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Glenlivet 12 Year Old Illicit Still

All distillers should take note

7 1385

@casualtortureReview by @casualtorture

2nd May 2022


  • Nose
  • Taste
  • Finish
  • Balance
  • Overall

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Distribution of ratings for this: brand user

I picked this up after reading a few good reviews. A 12yo at 48%, NCF and natural color? We're already off to a good start.

Neat in a Glencairn.

Nose: A fresh, fruity nose that gives pleasant notes of banana, honey, vanilla, pear, and apple. This then gives way to a cereal note. A second whiff really makes the honey and vanilla seem more pronounced than the fruit. Longer in the glass, the fruit notes get a tad darker (red apple, blackberry), and the honey a little richer. It's a Speyside nose to be sure. Fruity and fresh.

Palate: All the familiar notes are there. The apple, the pear, the berries, the vanilla, the honey. What you would expect from a 12 year old entry level Speyside whisky. They're just better. They're deeper, more rounded, more distinguished, more fulfilling. I'm sure many of us have said, "Wow this is a nice whisky, but instead of 40%, this would be great at (insert abv)." Well, here we are. And yes, it's better.

Finish: Honey, vanilla and fruit finish things off.

Overall: Every single distiller should scrap their watery thin 40%/43% chill-filtered entry level 12yo whiskies and do this. Serious props to Glenlivet. I even found this for cheaper than their regular 12yo. THIS should be the standard for 12 year old, entry level whisky. I'll keep this on my shelf as long as they keep it on store shelves at a reasonable price.

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Nozinan commented

Nice review. This is one I would love to get a bottle of…

17 days ago 2Who liked this?

Victor commented

@casualtorture thank you for your nice review.

This sounds just about exactly as I would expect it to be. Less dilution = more flavour. A simple proposition. True for Glenfiddich 15, 40/43% vs Glenfiddich 15 DE 51%; true for Glenlivet 12 IS, 48% vs Glenlivet 12, 40%.

I've never had a taste of The Glenlivet 12 Illicit Still, but from first hearing about it I immediately expected it to be good. It's not that the flavours are bad with these OBs from the mass produced mall brands--the flavours are just generally too weak, and the texture can be downright watery. 48% ABV is moving into the ball park for good flavour density. For my taste 48% would be just scratching the lower edge of good for flavour density. But that scratch can be adequately therapeutic to alleviate the flavour itch.

16 days ago 5Who liked this?

casualtorture commented

@Victor a simple proposition for us. Seems to be a difficult one for many brands to understand. I would love to see how much money they're saving per ABV% dilution, just to put a number on it.

15 days ago 3Who liked this?

Victor commented

@casualtorture it is important to remember that the mass market products sold at low ABV also represent commodity alcohol. There is a very very large market of those who don't much explore the nuances of taste and smell but want something to put into their sodas, juices, and cocktails for the alcohol effect.

The brands get around to catering to those, like us, who relish the fine points of taste and smell only when they are convinced that there is a profitable market for them to do so. They will still be selling commodity alcohol to the masses even if all the connoisseurs should disappear from the earth tomorrow. We are a minority group, so we get a minority share of their attention.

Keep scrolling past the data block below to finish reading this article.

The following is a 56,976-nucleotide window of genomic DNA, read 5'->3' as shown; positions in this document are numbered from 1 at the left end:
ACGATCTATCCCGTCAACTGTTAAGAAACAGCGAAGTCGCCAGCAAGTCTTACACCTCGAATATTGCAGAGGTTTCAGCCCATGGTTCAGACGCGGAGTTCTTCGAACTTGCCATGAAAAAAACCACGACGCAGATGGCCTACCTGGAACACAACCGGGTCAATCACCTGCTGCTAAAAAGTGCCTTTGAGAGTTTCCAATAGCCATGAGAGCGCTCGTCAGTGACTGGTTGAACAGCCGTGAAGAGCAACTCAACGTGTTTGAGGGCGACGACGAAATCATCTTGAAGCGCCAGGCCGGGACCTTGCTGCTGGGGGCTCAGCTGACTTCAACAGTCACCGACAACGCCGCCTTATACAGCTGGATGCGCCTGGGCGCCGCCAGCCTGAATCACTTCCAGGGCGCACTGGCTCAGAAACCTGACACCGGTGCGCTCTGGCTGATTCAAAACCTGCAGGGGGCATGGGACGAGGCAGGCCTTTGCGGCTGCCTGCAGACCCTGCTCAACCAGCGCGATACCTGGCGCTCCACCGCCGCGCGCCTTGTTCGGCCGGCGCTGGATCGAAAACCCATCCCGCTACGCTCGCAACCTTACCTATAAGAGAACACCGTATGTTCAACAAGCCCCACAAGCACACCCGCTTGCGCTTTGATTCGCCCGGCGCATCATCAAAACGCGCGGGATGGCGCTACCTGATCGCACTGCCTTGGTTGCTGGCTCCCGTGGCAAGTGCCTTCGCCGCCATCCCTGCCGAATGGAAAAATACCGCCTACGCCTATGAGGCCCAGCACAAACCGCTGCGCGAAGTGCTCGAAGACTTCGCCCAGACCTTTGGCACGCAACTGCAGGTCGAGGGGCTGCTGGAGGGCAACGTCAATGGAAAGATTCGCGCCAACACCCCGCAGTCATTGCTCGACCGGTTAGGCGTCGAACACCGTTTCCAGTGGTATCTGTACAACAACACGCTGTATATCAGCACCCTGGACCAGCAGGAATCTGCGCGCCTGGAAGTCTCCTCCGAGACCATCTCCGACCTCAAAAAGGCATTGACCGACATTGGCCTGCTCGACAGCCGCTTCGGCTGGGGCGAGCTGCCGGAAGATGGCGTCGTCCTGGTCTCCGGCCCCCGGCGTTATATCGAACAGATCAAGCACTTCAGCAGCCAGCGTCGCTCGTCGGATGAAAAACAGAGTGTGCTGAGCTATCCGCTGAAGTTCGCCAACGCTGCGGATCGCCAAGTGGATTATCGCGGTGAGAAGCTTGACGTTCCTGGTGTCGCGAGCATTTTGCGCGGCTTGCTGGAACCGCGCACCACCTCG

15 days ago 4Who liked this?

Nozinan commented

I would suggest it is more lucrative to sell higher ABV products. You can charge a little more for the extra ABV, you use less water so it is good for the environment, and you spend less on glass for bottles because the volume sold is lower...

15 days ago 1Who liked this?

RianC commented

@Nozinan @casualtorture - in the UK, if I remember correctly, taxes on alcohol are what keeps the abv down. And, apparently, they are going to be even higher moving forwards ...

14 days ago 0

casualtorture commented

@RianC Of course they are. Government does what government does....here I believe we get double shafted. A federal tax and then a state tax.

"The federal tax on spirits is $13.50 per proof gallon, (which is defined as one gallon of liquid that is 50% alcohol). For wine, the rates vary based on alcohol content and can range from $1.07 per gallon on products with 16% or less alcohol to $3.40 for sparkling wines.)"

Then Tennessee, which is middle of the road from what I understand as far as liquor tax: "Tennessee's general sales tax of 7% also applies to the purchase of liquor. In Tennessee, liquor vendors are responsible for paying a state excise tax of $4.40 per gallon, plus Federal excise taxes, for all liquor sold."

The older I get, the more I agree with Hayek and Friedman.

13 days ago 2Who liked this?

Nozinan commented

There's nothing wrong with paying a little tax. It's not the tax that's the problem. It's what it's spent on.

If they use that money to pave the road between your home and the liquor store, it's all good!

12 days ago 4Who liked this?

paddockjudge commented

@casualtorture, @RianC , in Ontario the consumer in a restaurant pays for an alcoholic product that is taxed nine times, ten times if a local or municipal tax is levied. poop bomb boom

12 days ago 4Who liked this?

paddockjudge commented

@casualtorture, Pareto had it right, we (the insignificant many) pay for the lavish lifestyles of the privileged few.

12 days ago 3Who liked this?

Nozinan commented

@paddockjudge Exactly what I would like to change... Do you think if I win I could be Minister of Malt?

10 days ago 2Who liked this?

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